Our GPU Technology Conference (GTC) in San Jose, Calif., next week has something for everyone: game developers, scientists, software engineers, automotive designers, and movie-makers. Here’s a sneak peak at one of the conference’s highlights – be sure to drop by our blog next week for complete coverage.
Mad scientist? Would-be James Bond villain? Or do you just have a lot of research you need to get done in a hurry? Whatever your project, GPUs can help you do more compute work, using less power.
This year’s GTC will offer more than just great conversations. Thanks to the cloud, we’re also planning to give more attendees than ever the opportunity to sit down and crank out some code.
For the first time ever, NVIDIA will offer attendees the ability to use their own laptops to tap into a powerful CUDA Cloud Development Platform hosted on Amazon Web Services (AWS).
If you’re not a software developer, the story here is that GPUs are being used to solve a wider-array of general computing problems than ever before. And their power is becoming more widely available thanks to offerings such as AWS and our own NVIDIA GRID technology.
If you are a developer, what this means is that you can take advantage of powerful GPU accelerated systems in the cloud to develop and deploy your applications, explains Will Ramey, our product manager for GPU Computing.
Using Amazon’s Cluster GPU Instances with two powerful NVIDIA Tesla GPUs and 22GB of memory in each system, Ramey hopes to attract nearly a third of the conference’s more than 3,000 attendees to one of the 17 hands-on lab sessions that are scheduled over three days at the conference (many of them are already sold out, so reserve your seat today).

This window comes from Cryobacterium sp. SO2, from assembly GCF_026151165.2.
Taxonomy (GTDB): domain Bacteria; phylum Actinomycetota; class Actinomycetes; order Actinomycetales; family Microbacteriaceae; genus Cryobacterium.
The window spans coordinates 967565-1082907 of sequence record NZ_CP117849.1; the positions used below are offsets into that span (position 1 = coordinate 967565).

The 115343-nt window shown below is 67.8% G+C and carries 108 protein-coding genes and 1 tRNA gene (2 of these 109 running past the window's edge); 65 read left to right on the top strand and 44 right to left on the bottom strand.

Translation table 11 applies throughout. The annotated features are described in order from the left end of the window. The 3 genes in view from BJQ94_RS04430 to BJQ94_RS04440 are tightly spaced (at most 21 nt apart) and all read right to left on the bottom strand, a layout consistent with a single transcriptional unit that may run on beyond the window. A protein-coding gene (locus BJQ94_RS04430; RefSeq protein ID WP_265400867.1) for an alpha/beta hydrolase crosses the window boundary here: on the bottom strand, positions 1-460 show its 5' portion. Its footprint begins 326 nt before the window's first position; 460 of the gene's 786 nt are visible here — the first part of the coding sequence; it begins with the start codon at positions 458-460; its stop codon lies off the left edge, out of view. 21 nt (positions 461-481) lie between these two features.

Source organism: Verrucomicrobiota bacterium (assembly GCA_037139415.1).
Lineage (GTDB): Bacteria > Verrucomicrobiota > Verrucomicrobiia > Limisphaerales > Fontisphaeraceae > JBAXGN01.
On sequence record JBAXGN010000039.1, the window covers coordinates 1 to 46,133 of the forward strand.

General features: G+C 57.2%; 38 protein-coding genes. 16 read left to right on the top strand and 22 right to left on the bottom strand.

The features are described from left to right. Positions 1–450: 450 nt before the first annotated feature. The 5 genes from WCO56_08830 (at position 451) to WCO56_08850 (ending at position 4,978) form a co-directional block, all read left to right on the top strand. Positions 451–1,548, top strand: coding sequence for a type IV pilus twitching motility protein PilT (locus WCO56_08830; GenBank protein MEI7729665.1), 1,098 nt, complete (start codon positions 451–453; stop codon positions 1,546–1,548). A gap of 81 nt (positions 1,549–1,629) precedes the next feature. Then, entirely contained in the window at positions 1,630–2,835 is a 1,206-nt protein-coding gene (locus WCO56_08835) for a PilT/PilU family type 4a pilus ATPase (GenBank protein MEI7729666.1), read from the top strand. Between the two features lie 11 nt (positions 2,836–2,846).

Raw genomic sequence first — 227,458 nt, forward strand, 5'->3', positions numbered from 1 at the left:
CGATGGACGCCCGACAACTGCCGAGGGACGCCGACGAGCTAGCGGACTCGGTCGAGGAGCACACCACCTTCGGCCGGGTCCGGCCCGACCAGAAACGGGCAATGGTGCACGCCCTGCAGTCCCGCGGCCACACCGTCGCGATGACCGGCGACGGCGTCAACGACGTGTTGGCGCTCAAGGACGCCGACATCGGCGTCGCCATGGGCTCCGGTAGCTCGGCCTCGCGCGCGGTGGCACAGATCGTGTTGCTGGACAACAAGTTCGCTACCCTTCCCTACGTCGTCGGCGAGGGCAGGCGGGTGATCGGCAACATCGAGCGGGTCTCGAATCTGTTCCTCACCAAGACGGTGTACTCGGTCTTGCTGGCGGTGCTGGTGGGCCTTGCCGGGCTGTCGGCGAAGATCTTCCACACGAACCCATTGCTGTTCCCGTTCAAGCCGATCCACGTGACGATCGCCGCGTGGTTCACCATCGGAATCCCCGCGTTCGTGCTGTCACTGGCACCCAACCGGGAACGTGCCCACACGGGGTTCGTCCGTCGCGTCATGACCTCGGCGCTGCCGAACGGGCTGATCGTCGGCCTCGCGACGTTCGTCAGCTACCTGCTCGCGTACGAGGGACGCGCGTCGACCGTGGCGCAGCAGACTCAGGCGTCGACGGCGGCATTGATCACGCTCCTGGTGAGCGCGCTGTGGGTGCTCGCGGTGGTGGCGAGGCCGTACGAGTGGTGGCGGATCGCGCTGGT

- Using Python to Speed-up Applications with GPUs in the Cloud or on the Desktop: Python is a powerful and widely-used computer language — and new tools are bringing the power of GPU computing into this ecosystem: Travis Oliphant and Siu Kwan Lam of Continuum Analytics will walk users through some examples of how to use native Python code to exploit the power of GPUs.
- SSOR Solver Using cuSPARSE and cuBLAS & Building a High-performance Drop-in BLAS Library on the GPU to Accelerate Existing Applications: Three engineers from NVIDIA will teach you how to accelerate certain kinds of advanced math problems such as vector and matrix multiplication using the free cuBLAS library – based on the widely-used Basic Linear Algebra Operations Subroutine (BLAS) — in back-to-back sessions Wednesday afternoon.
- NVIDIA Performance Primitives (NPP) for Image Processing: Image and signal processing are two of the broad sets of tasks where GPUs excel — NVIDIA’s Yang Song will show you how to exploit the free GPU-accelerated NVIDIA Performance Primitives (NPP) library to automate the contrast adjustment of an image.